The Indiana Gaming Commission voted Thursday not to renew Lucy Luck’s license for a planned casino in Terre Haute after it failed to complete financing for the project.
Caesars puts pandemic losses at $2B, wants insurers to pay
Casino giant Caesars Entertainment Inc., which operates multiple properties in Indiana, is suing a long list of insurance carriers it accuses of balking at paying its business interruption costs.Read More
Indiana Grand expansion to create more than 100 jobs
The 25,000-square-foot expansion to the Shelbyville casino will provide space for more slot machines and additional gaming tables, plus upgrade its poker facilities.Read More
Eldorado Resorts has shaky record of horse-track management
To say Indiana’s horse racing industry had concerns about Eldorado Resorts Inc. taking over the state’s two horse-racing casinos would be putting it mildly.Read More
Owner of Hoosier Park, Indiana Grand on verge of $17.3B sale
Approval of the acquisition of Caesars Entertainment in coming days from regulators in Indiana and New Jersey would create the world’s largest casino operation.Read More
The casino’s groundbreaking could happen in late June or early July, with an opening by fall 2022, Hard Rock International executive Jon Lucas told the Indiana Gaming Commission on Tuesday.
The Eastern Band of Cherokee Indians is expecting state regulators to approve its ownership of the casino later this year.
The Hard Rock Casino Northern Indiana’s opening was snarled by a state investigation into allegations of financial wrongdoings by the casino developer’s former top executive.
The Indiana Gaming Commission filed a response Thursday in Marion Superior Court to a lawsuit filed last month by seven investors in Spectacle Entertainment, the parent company of two casinos in Gary and a casino under construction in Terre Haute.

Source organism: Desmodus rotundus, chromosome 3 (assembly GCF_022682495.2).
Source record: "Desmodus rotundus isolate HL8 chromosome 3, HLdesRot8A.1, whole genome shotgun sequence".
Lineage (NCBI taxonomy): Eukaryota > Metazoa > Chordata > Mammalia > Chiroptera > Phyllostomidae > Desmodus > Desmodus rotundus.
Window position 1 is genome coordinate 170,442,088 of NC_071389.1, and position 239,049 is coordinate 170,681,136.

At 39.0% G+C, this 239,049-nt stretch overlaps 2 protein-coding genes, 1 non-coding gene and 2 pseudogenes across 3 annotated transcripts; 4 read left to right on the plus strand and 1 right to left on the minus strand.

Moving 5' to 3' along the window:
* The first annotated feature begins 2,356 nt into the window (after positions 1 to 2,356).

The 53-day lag between when the commission ordered Spectacle to remove Rod Ratcliff from his role as an owner to when the company complied was unacceptable, according to Gaming Commission Executive Director Sara Gonso Tait.
Rod Ratcliff, the former chief executive for Centaur Gaming and Spectacle Entertainment, reached a settlement agreement with the Indiana Gaming Commission that requires him to sell his remaining casino ownership shares.
The Indiana Gaming Commission alleges longtime casino executive Rod Ratcliff funneled money from his former company into a personal gambling account and repeatedly concealed financial information from the commission that should have been disclosed.
The Indiana Gaming Commission is arguing that longtime casino executive Rod Ratcliff’s lawsuit should be dismissed because he has not exhausted all of his administrative appeal options.
The agreement finalized this past week would allow the addition of live table games such as blackjack and roulette, slot machines and sports betting.
In a lawsuit filed Tuesday, longtime casino executive Rod Ratcliff argues that the commission violated his right to due process and says he believes the commission is trying to force him to sell his interests in the new Gary casino to Hard Rock International, a partner in the project.
Caesars made the announcement just before a Dec. 31 deadline to divest from the casino operation, located in the Harrison County town of Elizabeth, across the Ohio River from Louisville, Kentucky.
The Indiana Gaming Commission’s executive director said “issues of concern continue to emerge” as the agency investigates people associated with Spectacle Entertainment, which is building casinos in Terre Haute and Gary.
Michigan casinos could launch online sports betting and gambling games in December once state lawmakers waive the remaining time they have to review proposed licensing rules.
The Indiana Gaming Commission has more than 10 people under investigation for possible financial misconduct that would violate state casino laws or regulations, said Sara Gonso Tait, the commission’s executive director.
An FBI spokeswoman confirmed the warrants but did not say whether they were related to an earlier federal investigation into a scheme that allegedly funneled corporate contributions to political candidates.
The Rocksino—a partnership between Hard Rock Casino and Terre Haute development firm Spectacle Jack LLC—will be the first in the state to have a smoke-free interior. Casinos are an exception to the state’s smoking ban.
According to a revenue report released Friday by the Indiana Gaming Commission, the sports betting handle more than doubled from July to August to reach its highest mark since February, before the pandemic hit the state.
The pandemic and efforts to fight it led to a nearly 79% drop in commercial gambling revenue for the second quarter of 2020, the industry’s trade association reported Thursday.